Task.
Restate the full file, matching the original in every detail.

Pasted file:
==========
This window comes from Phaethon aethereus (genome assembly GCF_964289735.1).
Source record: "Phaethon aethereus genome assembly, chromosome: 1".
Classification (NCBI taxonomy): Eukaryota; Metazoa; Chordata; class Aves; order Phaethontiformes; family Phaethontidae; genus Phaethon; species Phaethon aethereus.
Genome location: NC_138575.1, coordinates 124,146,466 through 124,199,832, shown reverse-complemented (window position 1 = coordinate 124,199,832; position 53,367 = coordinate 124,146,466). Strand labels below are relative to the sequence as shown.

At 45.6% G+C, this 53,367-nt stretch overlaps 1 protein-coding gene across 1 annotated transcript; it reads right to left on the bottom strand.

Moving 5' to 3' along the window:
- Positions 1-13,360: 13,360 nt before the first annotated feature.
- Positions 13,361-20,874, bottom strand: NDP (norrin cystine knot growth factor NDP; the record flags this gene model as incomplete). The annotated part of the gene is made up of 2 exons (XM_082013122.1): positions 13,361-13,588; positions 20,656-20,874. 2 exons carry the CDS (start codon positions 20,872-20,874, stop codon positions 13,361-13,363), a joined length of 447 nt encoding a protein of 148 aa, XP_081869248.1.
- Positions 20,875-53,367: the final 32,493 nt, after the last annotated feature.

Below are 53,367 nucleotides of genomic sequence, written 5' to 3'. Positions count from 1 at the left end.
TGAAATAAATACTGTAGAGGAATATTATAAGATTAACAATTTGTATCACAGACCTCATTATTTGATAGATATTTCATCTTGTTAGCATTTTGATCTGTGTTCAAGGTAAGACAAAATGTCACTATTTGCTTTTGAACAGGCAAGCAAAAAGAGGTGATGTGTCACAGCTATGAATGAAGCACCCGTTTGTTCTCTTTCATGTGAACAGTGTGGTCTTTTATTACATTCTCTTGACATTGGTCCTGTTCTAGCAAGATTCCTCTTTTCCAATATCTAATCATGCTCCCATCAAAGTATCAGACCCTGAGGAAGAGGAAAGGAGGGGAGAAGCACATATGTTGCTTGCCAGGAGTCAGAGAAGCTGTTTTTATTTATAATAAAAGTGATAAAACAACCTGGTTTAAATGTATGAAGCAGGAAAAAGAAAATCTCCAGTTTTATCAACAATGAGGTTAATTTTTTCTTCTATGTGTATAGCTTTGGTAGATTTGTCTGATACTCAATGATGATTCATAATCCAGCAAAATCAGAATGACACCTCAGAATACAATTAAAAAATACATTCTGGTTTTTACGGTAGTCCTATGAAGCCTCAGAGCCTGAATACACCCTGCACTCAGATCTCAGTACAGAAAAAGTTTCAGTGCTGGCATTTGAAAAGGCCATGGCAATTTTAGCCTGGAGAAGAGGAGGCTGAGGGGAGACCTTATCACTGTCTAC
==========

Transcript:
This window comes from Phaethon aethereus (genome assembly GCF_964289735.1).
Source record: "Phaethon aethereus genome assembly, chromosome: 1".
Classification (NCBI taxonomy): Eukaryota; Metazoa; Chordata; class Aves; order Phaethontiformes; family Phaethontidae; genus Phaethon; species Phaethon aethereus.
Genome location: NC_138575.1, coordinates 124,146,466 through 124,199,832, shown reverse-complemented (window position 1 = coordinate 124,199,832; position 53,367 = coordinate 124,146,466). Strand labels below are relative to the sequence as shown.

At 45.6% G+C, this 53,367-nt stretch overlaps 1 protein-coding gene across 1 annotated transcript; it reads right to left on the bottom strand.

Moving 5' to 3' along the window:
- Positions 1-13,360: 13,360 nt before the first annotated feature.
- Positions 13,361-20,874, bottom strand: NDP (norrin cystine knot growth factor NDP; the record flags this gene model as incomplete). The annotated part of the gene is made up of 2 exons (XM_082013122.1): positions 13,361-13,588; positions 20,656-20,874. 2 exons carry the CDS (start codon positions 20,872-20,874, stop codon positions 13,361-13,363), a joined length of 447 nt encoding a protein of 148 aa, XP_081869248.1.
- Positions 20,875-53,367: the final 32,493 nt, after the last annotated feature.

Below are 53,367 nucleotides of genomic sequence, written 5' to 3'. Positions count from 1 at the left end.
TGAAATAAATACTGTAGAGGAATATTATAAGATTAACAATTTGTATCACAGACCTCATTATTTGATAGATATTTCATCTTGTTAGCATTTTGATCTGTGTTCAAGGTAAGACAAAATGTCACTATTTGCTTTTGAACAGGCAAGCAAAAAGAGGTGATGTGTCACAGCTATGAATGAAGCACCCGTTTGTTCTCTTTCATGTGAACAGTGTGGTCTTTTATTACATTCTCTTGACATTGGTCCTGTTCTAGCAAGATTCCTCTTTTCCAATATCTAATCATGCTCCCATCAAAGTATCAGACCCTGAGGAAGAGGAAAGGAGGGGAGAAGCACATATGTTGCTTGCCAGGAGTCAGAGAAGCTGTTTTTATTTATAATAAAAGTGATAAAACAACCTGGTTTAAATGTATGAAGCAGGAAAAAGAAAATCTCCAGTTTTATCAACAATGAGGTTAATTTTTTCTTCTATGTGTATAGCTTTGGTAGATTTGTCTGATACTCAATGATGATTCATAATCCAGCAAAATCAGAATGACACCTCAGAATACAATTAAAAAATACATTCTGGTTTTTACGGTAGTCCTATGAAGCCTCAGAGCCTGAATACACCCTGCACTCAGATCTCAGTACAGAAAAAGTTTCAGTGCTGGCATTTGAAAAGGCCATGGCAATTTTAGCCTGGAGAAGAGGAGGCTGAGGGGAGACCTTATCACTGTCTAC